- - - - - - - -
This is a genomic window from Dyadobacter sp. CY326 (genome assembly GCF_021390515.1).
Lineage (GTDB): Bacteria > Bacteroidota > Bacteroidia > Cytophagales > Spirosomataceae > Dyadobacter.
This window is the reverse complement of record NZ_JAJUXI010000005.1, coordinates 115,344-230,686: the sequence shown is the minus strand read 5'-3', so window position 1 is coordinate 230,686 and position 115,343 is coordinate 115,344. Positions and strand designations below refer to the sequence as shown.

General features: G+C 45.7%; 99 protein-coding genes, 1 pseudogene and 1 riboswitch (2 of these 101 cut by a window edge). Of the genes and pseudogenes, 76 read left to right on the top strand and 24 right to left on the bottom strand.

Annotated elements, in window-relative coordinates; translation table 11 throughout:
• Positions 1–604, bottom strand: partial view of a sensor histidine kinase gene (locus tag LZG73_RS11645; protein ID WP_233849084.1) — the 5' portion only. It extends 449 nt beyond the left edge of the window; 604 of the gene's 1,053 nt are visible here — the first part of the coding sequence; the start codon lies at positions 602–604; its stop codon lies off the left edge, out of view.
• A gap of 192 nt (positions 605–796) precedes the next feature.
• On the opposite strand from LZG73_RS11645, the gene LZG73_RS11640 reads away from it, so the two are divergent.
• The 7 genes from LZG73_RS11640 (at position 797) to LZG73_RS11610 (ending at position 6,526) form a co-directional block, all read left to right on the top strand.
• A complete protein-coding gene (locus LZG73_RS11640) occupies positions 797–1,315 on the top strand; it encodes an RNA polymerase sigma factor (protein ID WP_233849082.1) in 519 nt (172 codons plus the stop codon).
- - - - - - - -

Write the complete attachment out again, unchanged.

This is a genomic window from Dyadobacter sp. CY326 (genome assembly GCF_021390515.1).
Lineage (GTDB): Bacteria > Bacteroidota > Bacteroidia > Cytophagales > Spirosomataceae > Dyadobacter.
This window is the reverse complement of record NZ_JAJUXI010000005.1, coordinates 115,344-230,686: the sequence shown is the minus strand read 5'-3', so window position 1 is coordinate 230,686 and position 115,343 is coordinate 115,344. Positions and strand designations below refer to the sequence as shown.

General features: G+C 45.7%; 99 protein-coding genes, 1 pseudogene and 1 riboswitch (2 of these 101 cut by a window edge). Of the genes and pseudogenes, 76 read left to right on the top strand and 24 right to left on the bottom strand.

Annotated elements, in window-relative coordinates; translation table 11 throughout:
• Positions 1–604, bottom strand: partial view of a sensor histidine kinase gene (locus tag LZG73_RS11645; protein ID WP_233849084.1) — the 5' portion only. It extends 449 nt beyond the left edge of the window; 604 of the gene's 1,053 nt are visible here — the first part of the coding sequence; the start codon lies at positions 602–604; its stop codon lies off the left edge, out of view.
• A gap of 192 nt (positions 605–796) precedes the next feature.
• On the opposite strand from LZG73_RS11645, the gene LZG73_RS11640 reads away from it, so the two are divergent.
• The 7 genes from LZG73_RS11640 (at position 797) to LZG73_RS11610 (ending at position 6,526) form a co-directional block, all read left to right on the top strand.
• A complete protein-coding gene (locus LZG73_RS11640) occupies positions 797–1,315 on the top strand; it encodes an RNA polymerase sigma factor (protein ID WP_233849082.1) in 519 nt (172 codons plus the stop codon).